Nazi consolidation of power in 1933 was primarily due to their use of violence and terror. How far do you agree with this opinion?

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‘Nazi consolidation of power in 1933 was primarily due to their use of violence and terror.’ How far do you agree with this opinion?

Upon Hitler’s appointment of Chancellor in January 1933, he faced series of issues that would need to be tackled in order to allow the Nazis to consolidate their power and secure a strong position within Germany. After all, there were only two other Nazis in the cabinet of twelve and so attempting to maintain their power was extremely vital. However, it is evident across their methods that violence and terror were indeed prominent strategic components in achieving the final power necessary, primarily shown through the somewhat ‘dictatorial’ behaviour of the SA and their brutality that advanced the rise of Nazism. Despite this, violence and terror were not solely responsible for their consolidation of power, Hitler’s intelligent decision to call for an election in March, the somewhat “lucky” outcome of the Reichstag fire and the Enabling Act are all contributing factors and therefore challenge this opinion extensively.

One aspect to the political style of Nazism was the systematic encouragement and the use of violence. Regardless of the fact that Weimar politics implemented the use of violence from the start, Nazism brought violence to a new height and enforced an unprecedented affair of persecution and intimidation. Due to an increase in unemployment, the SA were able to thrive in popularity and therefore inflict acts of terror within Germany. They consolidated power using violence through the method of attacking the opposition, notably the communists, thus eradicating strong opposition, simultaneously weakening other groups within Germany whilst strengthening their own. During the campaign of July 1932, battles between communists and Nazis resulted in the death of 10 people and a week later a further 19 due to a Nazi march through a working-class suburb of Hamburg. Leading Nazis only encouraged this however, as they believed that for the expansion of Nazism to occur, control of the streets was the first step to be taken. Violence was also used in perhaps more formal occasions such as the Reichstag election of March 1933, showing that terror was a method used in a series of situations and wasn’t to be a limited method used by the Nazis.  The method of terror being effective is also shown in the way that on the 5th March, an election had a high turnout of 88 per cent, suggesting that the violent actions of the SA and the corruption of officials frightened people into voting, gaining more votes for the Nazis and therefore contributing to their consolidation of power. Clearly the Nazis were far from being a “peaceful” group, rather using brutal methods appealed to them more and ultimately allowed them to consolidate power in 1933 through the destruction and weakening of both the communists and regular citizens of Germany. Despite this, there were many other reasons as to why the Nazis were able to consolidate their power that didn’t involve violence or terror, thus challenging this as being the most prominent reason.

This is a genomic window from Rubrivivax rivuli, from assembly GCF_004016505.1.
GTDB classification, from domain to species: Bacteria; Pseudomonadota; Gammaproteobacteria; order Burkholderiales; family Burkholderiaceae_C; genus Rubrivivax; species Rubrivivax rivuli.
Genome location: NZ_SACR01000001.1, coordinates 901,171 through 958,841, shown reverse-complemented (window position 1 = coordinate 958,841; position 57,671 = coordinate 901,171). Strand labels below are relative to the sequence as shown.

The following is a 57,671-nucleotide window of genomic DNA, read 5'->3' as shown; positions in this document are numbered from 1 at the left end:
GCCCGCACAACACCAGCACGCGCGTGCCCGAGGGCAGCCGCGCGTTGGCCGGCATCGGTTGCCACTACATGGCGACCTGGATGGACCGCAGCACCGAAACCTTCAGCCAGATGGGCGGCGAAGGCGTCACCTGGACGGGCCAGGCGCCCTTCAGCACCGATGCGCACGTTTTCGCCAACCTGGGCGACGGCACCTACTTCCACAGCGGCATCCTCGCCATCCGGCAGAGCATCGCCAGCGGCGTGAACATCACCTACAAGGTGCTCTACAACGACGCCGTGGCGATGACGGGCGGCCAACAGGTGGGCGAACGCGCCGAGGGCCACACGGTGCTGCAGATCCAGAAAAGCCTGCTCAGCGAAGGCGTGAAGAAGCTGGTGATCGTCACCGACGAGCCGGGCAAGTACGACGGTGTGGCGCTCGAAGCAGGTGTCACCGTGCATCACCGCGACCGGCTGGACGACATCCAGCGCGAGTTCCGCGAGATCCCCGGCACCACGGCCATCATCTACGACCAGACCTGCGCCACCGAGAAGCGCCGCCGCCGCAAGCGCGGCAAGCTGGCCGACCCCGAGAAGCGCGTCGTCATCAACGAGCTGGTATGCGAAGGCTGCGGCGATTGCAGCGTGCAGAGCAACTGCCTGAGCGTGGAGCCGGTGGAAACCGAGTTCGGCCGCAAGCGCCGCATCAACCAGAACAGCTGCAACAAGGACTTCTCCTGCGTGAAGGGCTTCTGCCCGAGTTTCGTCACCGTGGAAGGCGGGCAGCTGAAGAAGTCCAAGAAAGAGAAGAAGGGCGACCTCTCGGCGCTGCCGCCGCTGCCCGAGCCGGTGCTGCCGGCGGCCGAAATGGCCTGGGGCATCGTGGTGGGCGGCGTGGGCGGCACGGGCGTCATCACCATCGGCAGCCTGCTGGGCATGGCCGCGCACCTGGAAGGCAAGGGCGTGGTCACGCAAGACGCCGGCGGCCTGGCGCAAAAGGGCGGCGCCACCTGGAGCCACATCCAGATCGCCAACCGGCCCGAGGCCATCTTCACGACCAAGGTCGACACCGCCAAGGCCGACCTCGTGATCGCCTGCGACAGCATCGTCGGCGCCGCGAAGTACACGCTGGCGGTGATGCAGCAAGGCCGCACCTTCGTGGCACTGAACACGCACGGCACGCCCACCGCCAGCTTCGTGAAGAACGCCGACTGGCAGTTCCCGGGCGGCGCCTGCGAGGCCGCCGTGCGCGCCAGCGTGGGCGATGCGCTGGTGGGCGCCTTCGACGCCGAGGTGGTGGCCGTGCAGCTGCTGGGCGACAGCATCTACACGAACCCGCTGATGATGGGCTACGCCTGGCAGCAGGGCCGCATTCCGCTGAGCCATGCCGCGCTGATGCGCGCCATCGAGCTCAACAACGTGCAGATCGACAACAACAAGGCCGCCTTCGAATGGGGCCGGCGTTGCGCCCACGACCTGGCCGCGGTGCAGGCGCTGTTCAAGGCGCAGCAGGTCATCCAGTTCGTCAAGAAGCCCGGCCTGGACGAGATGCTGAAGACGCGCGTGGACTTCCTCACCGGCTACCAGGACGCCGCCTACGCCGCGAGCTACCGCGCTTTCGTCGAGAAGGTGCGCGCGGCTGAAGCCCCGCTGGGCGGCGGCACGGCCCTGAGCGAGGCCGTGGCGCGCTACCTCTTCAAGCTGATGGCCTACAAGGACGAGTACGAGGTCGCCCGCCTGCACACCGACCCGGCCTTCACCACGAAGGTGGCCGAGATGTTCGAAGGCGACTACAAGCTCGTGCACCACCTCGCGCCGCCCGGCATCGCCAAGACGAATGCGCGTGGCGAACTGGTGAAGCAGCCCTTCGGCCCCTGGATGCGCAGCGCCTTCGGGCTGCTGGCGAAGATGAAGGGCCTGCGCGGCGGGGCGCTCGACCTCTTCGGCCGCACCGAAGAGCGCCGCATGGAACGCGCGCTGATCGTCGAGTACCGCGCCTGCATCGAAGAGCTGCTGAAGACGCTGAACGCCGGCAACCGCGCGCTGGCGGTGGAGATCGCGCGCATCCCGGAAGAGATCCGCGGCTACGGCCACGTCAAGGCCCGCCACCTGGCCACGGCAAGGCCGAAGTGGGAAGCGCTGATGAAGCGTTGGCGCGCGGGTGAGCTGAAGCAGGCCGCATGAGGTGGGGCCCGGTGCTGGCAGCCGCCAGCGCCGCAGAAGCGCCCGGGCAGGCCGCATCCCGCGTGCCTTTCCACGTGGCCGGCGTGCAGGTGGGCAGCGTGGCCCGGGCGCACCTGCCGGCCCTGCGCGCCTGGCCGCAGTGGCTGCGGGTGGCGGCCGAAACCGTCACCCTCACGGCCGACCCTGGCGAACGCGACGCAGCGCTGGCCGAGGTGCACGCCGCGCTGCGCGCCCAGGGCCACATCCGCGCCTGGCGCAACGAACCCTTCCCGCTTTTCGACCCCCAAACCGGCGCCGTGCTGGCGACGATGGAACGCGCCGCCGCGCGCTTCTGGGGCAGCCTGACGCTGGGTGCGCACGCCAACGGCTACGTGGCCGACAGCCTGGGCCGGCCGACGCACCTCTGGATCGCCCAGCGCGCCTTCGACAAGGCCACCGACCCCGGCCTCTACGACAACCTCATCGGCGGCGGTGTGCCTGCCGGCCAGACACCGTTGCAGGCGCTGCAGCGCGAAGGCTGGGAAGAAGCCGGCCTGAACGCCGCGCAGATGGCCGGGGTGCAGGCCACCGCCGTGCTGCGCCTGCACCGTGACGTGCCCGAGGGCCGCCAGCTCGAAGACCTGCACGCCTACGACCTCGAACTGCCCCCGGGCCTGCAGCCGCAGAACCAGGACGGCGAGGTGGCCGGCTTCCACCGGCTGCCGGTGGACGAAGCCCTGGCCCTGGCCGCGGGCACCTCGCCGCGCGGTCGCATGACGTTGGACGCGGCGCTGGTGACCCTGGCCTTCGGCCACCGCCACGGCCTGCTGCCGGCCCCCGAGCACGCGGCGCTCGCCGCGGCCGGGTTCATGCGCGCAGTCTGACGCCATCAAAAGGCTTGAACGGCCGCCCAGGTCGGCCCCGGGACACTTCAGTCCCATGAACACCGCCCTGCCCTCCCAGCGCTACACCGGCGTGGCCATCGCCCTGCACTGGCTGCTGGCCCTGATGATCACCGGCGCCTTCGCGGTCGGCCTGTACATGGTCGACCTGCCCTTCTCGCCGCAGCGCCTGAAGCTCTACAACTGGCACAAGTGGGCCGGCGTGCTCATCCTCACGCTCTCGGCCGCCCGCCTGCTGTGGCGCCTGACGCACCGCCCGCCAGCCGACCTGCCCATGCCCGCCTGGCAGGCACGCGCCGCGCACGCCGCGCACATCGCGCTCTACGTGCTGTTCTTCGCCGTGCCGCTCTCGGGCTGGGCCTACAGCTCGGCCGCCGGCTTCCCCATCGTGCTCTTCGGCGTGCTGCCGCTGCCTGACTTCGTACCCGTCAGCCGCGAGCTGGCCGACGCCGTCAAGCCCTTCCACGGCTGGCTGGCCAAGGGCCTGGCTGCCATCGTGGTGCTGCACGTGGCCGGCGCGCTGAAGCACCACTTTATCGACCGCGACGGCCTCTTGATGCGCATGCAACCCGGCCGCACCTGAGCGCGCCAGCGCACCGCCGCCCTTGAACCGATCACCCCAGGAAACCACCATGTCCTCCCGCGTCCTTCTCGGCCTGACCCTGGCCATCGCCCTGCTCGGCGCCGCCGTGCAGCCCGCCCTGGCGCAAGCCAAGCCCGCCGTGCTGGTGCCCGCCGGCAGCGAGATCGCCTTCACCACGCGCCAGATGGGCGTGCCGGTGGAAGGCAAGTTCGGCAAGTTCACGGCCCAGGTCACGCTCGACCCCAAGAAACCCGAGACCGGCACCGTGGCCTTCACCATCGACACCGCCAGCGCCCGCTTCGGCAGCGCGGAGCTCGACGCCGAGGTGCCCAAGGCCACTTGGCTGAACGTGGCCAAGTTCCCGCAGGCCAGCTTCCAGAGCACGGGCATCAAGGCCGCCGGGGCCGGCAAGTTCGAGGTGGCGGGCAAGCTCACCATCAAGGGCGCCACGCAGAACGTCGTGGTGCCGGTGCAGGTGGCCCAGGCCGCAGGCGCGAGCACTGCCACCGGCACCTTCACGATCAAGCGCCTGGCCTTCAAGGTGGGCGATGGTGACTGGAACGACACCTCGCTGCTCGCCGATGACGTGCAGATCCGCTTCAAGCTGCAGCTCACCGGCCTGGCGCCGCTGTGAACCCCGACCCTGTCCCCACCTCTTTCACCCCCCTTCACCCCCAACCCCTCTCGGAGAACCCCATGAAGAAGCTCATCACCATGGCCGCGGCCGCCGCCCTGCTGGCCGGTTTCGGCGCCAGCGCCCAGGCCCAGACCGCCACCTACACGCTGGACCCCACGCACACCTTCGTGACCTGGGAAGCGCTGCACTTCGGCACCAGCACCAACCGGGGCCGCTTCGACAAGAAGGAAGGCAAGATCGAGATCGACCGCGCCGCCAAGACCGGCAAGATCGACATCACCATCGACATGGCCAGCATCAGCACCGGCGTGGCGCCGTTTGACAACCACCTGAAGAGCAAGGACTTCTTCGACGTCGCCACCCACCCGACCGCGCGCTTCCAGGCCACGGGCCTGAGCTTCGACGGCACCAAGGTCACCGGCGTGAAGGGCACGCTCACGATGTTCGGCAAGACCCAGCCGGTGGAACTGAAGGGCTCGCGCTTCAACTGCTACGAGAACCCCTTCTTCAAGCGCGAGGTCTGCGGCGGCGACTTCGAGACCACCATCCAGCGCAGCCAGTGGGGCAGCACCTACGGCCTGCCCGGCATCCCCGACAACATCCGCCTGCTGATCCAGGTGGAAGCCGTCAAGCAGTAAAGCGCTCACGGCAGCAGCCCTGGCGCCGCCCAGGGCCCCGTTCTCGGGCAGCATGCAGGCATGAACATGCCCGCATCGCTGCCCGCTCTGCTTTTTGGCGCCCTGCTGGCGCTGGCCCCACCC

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One event that the Nazis were able to use to their advantage was the Reichstag fire that occurred in February 1933; it allowed them to strengthen their position and therefore advance their consolidation of power. On the 27th of February, it was reported that van der Lubbe, a Dutch communist, was responsible for setting the Reichstag building on fire. Although at the time some believed the Nazis purposely started the fire to support the claims of a communist coup, the Reichstag Fire was significant in the way that it ultimately resulted in the Nazis exploting it to their advantage. ...

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